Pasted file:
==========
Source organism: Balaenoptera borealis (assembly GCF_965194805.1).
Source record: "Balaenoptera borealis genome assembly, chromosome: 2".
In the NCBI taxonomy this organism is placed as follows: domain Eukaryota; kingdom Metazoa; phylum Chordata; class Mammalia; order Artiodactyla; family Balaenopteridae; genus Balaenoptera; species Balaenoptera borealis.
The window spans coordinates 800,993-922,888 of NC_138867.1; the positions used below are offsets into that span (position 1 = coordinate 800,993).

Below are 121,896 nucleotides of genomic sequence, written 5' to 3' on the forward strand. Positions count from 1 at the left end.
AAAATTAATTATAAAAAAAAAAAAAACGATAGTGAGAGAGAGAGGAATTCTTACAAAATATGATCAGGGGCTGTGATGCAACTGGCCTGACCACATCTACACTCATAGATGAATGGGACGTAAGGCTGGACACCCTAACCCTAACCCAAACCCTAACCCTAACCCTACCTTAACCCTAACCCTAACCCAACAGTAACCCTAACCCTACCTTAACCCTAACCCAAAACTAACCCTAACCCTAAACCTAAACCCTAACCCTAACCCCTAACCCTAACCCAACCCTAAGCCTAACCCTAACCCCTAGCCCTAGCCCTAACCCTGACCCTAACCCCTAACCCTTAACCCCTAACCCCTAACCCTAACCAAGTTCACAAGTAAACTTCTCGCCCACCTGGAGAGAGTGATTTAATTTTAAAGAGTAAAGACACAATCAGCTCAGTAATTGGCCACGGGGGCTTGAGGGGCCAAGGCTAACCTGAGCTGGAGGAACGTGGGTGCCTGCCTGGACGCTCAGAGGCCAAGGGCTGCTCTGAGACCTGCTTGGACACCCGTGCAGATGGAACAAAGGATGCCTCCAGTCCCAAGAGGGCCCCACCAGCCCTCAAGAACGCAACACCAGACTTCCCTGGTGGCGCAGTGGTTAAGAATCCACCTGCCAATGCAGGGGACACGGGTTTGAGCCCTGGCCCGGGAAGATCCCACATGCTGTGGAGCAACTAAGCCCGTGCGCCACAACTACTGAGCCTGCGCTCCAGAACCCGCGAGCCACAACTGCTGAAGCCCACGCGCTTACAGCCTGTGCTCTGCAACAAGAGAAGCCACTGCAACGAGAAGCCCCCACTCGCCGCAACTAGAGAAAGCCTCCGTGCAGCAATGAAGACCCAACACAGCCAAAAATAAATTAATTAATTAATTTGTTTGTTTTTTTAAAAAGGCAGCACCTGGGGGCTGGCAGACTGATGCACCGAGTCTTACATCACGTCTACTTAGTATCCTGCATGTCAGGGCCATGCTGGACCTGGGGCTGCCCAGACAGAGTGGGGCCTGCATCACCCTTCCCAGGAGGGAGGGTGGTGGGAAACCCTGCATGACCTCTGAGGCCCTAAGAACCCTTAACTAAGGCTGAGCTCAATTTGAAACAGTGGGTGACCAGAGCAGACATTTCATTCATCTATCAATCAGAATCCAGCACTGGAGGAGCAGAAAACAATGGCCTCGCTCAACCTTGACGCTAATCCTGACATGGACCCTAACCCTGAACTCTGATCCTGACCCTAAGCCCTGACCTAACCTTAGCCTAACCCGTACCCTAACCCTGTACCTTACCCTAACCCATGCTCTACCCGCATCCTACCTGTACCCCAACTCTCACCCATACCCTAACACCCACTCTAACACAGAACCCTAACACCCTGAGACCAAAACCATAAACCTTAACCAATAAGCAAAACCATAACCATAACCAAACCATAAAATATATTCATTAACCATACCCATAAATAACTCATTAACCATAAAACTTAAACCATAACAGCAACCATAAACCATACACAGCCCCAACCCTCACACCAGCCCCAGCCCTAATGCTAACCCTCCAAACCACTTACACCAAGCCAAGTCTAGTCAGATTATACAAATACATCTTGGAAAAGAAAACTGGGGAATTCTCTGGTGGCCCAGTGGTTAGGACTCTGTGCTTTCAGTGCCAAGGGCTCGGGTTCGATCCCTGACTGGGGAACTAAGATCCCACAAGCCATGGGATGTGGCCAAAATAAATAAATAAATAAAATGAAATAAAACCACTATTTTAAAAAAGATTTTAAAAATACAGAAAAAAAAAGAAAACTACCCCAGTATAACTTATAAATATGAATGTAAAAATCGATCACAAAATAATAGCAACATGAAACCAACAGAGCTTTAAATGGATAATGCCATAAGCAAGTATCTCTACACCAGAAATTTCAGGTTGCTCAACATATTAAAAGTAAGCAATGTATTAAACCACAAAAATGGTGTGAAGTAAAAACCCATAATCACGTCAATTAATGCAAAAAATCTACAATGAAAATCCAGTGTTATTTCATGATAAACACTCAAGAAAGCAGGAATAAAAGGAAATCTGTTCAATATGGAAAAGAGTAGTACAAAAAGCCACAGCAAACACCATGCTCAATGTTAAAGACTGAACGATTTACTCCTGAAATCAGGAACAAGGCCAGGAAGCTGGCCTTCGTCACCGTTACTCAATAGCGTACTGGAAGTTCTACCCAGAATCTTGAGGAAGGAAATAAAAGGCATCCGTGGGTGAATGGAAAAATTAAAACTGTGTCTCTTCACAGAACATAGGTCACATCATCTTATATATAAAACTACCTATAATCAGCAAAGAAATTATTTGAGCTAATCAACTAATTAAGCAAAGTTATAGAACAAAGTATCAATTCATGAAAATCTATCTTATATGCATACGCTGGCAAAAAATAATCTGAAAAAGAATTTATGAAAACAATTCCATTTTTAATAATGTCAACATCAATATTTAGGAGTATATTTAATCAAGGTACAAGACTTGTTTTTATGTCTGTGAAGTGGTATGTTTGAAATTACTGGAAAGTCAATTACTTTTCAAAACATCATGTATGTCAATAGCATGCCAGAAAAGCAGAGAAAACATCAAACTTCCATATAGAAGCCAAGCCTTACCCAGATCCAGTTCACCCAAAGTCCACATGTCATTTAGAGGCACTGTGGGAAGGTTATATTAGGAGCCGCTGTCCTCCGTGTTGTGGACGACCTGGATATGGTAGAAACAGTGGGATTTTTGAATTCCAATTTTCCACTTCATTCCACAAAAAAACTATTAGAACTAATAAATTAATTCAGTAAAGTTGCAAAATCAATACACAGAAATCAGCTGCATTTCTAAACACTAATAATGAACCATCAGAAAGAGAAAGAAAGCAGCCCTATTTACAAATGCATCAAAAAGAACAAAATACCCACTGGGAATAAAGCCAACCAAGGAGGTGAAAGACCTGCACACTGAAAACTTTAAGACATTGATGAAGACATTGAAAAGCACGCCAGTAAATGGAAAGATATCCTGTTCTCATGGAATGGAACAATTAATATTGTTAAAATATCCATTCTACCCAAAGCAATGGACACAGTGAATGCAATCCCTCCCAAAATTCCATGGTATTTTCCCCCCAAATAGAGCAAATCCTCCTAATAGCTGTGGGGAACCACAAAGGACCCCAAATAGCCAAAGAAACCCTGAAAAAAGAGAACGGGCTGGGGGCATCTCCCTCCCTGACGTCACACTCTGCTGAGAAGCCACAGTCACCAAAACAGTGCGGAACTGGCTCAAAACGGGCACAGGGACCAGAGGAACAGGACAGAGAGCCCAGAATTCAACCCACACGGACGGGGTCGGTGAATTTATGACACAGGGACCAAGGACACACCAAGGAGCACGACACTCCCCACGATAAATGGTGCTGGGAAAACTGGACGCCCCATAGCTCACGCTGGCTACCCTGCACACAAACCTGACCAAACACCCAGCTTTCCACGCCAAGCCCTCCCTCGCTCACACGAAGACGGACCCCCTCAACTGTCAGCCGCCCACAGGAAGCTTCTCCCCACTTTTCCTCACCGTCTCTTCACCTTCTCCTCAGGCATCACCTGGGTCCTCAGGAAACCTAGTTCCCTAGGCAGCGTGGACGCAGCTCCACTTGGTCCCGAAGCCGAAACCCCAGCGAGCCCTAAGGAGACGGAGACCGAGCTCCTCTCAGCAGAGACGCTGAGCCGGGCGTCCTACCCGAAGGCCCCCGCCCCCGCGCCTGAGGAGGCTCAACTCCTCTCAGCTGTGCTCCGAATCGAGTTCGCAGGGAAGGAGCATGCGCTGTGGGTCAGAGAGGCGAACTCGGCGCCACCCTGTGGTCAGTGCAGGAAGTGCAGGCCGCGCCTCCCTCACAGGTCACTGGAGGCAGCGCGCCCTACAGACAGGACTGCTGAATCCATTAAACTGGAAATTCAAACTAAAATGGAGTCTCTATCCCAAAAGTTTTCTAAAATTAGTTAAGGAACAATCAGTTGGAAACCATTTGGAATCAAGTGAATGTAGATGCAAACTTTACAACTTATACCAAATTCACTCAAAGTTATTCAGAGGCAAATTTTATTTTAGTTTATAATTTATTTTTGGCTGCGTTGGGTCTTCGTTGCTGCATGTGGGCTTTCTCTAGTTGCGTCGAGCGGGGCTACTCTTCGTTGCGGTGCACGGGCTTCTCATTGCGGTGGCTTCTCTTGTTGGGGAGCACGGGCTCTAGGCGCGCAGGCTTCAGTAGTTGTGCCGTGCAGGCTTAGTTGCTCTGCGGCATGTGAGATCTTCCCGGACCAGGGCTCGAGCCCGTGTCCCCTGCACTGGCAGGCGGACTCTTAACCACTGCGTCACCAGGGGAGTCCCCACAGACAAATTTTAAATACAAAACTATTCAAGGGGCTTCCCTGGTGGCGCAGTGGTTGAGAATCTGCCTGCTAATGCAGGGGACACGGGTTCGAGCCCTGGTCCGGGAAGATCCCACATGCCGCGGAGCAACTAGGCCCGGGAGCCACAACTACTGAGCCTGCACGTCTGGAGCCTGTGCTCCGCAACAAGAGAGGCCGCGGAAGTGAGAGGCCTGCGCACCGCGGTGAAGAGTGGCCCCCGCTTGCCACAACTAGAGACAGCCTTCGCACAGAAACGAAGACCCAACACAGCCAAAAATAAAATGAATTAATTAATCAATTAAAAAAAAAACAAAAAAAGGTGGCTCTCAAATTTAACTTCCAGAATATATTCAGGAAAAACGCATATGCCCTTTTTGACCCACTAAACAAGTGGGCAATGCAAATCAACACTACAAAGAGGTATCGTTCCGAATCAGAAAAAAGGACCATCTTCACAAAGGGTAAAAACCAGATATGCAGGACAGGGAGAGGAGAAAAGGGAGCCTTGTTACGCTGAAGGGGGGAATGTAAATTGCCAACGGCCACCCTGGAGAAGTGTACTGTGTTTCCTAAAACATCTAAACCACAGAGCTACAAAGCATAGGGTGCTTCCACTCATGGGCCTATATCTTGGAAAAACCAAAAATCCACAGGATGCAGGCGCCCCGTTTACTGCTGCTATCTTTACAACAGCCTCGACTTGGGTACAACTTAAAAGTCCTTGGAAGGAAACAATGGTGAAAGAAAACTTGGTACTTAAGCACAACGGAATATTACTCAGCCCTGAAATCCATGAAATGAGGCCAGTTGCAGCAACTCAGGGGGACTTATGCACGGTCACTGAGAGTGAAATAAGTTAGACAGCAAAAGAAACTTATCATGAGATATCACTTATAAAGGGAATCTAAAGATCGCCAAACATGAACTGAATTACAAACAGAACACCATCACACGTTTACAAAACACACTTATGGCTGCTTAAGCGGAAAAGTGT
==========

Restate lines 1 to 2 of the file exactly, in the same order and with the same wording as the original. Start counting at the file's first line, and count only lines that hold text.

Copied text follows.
Source organism: Balaenoptera borealis (assembly GCF_965194805.1).
Source record: "Balaenoptera borealis genome assembly, chromosome: 2".